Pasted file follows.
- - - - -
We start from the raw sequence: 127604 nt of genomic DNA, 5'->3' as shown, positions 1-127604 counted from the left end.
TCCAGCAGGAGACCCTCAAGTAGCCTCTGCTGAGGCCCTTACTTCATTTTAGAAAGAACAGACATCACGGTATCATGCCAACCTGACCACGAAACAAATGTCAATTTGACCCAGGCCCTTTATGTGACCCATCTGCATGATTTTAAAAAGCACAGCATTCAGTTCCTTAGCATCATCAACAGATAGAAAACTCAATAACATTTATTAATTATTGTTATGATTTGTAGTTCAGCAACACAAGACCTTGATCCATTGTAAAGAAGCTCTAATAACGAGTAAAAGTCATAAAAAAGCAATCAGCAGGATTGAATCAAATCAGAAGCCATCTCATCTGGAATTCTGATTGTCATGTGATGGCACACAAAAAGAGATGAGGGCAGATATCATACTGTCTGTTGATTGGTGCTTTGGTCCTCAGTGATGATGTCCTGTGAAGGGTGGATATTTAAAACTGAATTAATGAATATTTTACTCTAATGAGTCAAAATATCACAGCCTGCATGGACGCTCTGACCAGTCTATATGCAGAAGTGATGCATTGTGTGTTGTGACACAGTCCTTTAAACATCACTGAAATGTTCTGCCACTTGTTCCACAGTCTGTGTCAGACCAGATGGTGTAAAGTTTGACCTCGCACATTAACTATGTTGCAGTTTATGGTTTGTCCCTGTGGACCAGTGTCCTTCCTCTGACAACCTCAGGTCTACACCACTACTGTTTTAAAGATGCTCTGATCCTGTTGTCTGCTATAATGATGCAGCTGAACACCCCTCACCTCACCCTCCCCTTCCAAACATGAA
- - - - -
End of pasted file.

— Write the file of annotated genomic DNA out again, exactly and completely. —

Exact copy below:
We start from the raw sequence: 127604 nt of genomic DNA, 5'->3' as shown, positions 1-127604 counted from the left end.
TCCAGCAGGAGACCCTCAAGTAGCCTCTGCTGAGGCCCTTACTTCATTTTAGAAAGAACAGACATCACGGTATCATGCCAACCTGACCACGAAACAAATGTCAATTTGACCCAGGCCCTTTATGTGACCCATCTGCATGATTTTAAAAAGCACAGCATTCAGTTCCTTAGCATCATCAACAGATAGAAAACTCAATAACATTTATTAATTATTGTTATGATTTGTAGTTCAGCAACACAAGACCTTGATCCATTGTAAAGAAGCTCTAATAACGAGTAAAAGTCATAAAAAAGCAATCAGCAGGATTGAATCAAATCAGAAGCCATCTCATCTGGAATTCTGATTGTCATGTGATGGCACACAAAAAGAGATGAGGGCAGATATCATACTGTCTGTTGATTGGTGCTTTGGTCCTCAGTGATGATGTCCTGTGAAGGGTGGATATTTAAAACTGAATTAATGAATATTTTACTCTAATGAGTCAAAATATCACAGCCTGCATGGACGCTCTGACCAGTCTATATGCAGAAGTGATGCATTGTGTGTTGTGACACAGTCCTTTAAACATCACTGAAATGTTCTGCCACTTGTTCCACAGTCTGTGTCAGACCAGATGGTGTAAAGTTTGACCTCGCACATTAACTATGTTGCAGTTTATGGTTTGTCCCTGTGGACCAGTGTCCTTCCTCTGACAACCTCAGGTCTACACCACTACTGTTTTAAAGATGCTCTGATCCTGTTGTCTGCTATAATGATGCAGCTGAACACCCCTCACCTCACCCTCCCCTTCCAAACATGAA